In real terms, Internet access time is 12 times more expensive for Harry Surjadi and his neighbors than for David Dion. The differential is higher for the computers they need to compose, send and read messages - although the cost of hardware will also exclude a high proportion of people in the North.

For the 10 per cent of Londoners who are unemployed, a new US$1 500 computer would represent about six months' total income. For 45 per cent of Indonesians who arc “underemployed” it represents several years' cash income - and prices for imported electronic goods are often much higher in developing countries. A modem in India is about four times the cost in the United States, even without taking into account the huge differences in standards of living.

Tony Rutowski is executive director of the Internet Society's U.S.-based International Secretariat. In expanding the Internet southward, he sees the main problem is “the availability of capital to purchase capital-intensive goods and services.”

Africa is particularly badly affected. Tariff rates on information technology products are more than 40 per cent in most African countries, restricting access further in a continent already poor in infrastructure.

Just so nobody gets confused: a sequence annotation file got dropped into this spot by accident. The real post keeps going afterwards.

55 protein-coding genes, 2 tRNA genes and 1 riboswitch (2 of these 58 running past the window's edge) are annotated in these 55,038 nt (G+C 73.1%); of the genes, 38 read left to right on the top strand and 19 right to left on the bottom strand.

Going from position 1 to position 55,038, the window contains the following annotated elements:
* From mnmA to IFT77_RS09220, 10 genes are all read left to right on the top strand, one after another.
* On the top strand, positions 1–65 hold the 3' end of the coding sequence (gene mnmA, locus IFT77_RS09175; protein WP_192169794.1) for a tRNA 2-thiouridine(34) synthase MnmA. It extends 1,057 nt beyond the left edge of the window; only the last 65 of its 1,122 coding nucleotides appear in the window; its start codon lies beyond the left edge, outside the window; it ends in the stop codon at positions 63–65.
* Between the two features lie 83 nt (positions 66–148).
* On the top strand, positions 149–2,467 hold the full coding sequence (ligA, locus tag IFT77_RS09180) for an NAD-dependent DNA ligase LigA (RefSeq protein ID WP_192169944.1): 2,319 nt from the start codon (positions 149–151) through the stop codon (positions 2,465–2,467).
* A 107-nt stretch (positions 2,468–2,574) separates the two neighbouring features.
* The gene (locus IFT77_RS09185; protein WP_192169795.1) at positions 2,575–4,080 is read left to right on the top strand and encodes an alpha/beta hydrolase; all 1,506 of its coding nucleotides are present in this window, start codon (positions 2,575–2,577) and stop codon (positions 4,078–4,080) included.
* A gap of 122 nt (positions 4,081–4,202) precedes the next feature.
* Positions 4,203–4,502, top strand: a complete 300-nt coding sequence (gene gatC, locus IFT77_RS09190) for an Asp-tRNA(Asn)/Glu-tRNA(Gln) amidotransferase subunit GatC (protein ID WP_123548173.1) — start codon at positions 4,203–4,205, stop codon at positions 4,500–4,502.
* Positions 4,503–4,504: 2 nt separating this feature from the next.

Wide, dependable, affordable access to the Internet would address one perennial problem for developing countries - the “brain drain.” For example about 6 000 highly qualified Indians emigrate to the United States every year. If Internet access allowed them to stay in daily contact with the best authorities in their fields and access libraries and new publications wherever they may be, would they need to go abroad to do PhDs?

“If the Internet does halt the brain drain it will do so precisely because people will feel adequately in touch,” said John Mukela. “Many find the lack of exposure at home more debilitating than the low income - and many will prefer to work from their own communities if the possibility for international exposure exists.”